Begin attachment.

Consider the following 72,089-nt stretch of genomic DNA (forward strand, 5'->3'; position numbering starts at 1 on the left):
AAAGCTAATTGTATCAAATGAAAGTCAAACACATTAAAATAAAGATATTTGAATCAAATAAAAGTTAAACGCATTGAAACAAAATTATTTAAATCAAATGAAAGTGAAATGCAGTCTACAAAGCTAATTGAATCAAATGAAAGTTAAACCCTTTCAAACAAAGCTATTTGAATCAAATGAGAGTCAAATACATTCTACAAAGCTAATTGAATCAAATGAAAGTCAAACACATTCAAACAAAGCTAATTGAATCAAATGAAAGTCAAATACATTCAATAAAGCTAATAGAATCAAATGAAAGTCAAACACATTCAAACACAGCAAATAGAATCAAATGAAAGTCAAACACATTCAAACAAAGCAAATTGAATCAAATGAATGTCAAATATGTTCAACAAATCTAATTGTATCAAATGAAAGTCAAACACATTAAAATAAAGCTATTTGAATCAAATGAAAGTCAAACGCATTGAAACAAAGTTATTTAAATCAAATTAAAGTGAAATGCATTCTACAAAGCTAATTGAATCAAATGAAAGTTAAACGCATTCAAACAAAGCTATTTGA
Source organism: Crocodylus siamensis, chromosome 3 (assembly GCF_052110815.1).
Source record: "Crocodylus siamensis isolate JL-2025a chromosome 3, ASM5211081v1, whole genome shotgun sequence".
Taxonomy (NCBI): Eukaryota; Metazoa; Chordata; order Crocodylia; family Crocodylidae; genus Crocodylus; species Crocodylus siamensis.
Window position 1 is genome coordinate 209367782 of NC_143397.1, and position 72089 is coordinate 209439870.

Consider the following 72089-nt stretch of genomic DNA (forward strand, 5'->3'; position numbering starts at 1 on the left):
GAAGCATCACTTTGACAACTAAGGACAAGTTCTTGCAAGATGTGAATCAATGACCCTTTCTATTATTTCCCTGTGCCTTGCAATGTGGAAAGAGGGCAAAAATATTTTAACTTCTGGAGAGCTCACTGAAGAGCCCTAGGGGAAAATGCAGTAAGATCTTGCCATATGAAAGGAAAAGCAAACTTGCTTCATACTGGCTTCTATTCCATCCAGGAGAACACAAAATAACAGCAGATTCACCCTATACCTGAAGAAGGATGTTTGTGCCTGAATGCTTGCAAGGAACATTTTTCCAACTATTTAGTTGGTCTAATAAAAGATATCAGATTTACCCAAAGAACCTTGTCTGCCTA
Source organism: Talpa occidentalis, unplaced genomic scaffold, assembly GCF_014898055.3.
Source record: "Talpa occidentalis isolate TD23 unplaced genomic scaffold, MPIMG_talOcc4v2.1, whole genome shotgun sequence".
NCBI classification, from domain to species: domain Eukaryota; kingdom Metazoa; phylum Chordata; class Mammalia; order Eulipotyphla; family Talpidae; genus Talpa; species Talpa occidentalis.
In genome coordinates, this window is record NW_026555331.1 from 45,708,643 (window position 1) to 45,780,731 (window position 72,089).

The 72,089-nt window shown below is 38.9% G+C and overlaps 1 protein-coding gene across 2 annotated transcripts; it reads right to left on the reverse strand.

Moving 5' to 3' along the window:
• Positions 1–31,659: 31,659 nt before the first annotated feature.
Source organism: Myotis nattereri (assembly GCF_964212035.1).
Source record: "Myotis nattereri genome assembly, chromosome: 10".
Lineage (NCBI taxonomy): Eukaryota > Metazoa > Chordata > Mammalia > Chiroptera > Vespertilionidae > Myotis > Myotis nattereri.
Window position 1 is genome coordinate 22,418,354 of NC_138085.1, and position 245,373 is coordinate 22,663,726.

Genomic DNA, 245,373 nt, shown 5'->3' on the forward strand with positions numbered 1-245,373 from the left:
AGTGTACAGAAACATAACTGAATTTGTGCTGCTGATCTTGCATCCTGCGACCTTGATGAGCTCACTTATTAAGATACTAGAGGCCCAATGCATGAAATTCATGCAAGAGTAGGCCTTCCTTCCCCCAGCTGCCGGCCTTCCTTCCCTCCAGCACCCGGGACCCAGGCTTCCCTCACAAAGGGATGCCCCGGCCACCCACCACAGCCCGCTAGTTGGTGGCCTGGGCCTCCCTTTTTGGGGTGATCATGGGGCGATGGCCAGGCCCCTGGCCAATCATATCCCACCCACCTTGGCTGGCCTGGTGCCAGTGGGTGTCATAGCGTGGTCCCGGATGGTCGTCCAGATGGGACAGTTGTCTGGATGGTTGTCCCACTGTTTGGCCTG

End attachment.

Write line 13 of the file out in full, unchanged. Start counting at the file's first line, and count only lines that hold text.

The 72,089-nt window shown below is 38.9% G+C and overlaps 1 protein-coding gene across 2 annotated transcripts; it reads right to left on the reverse strand.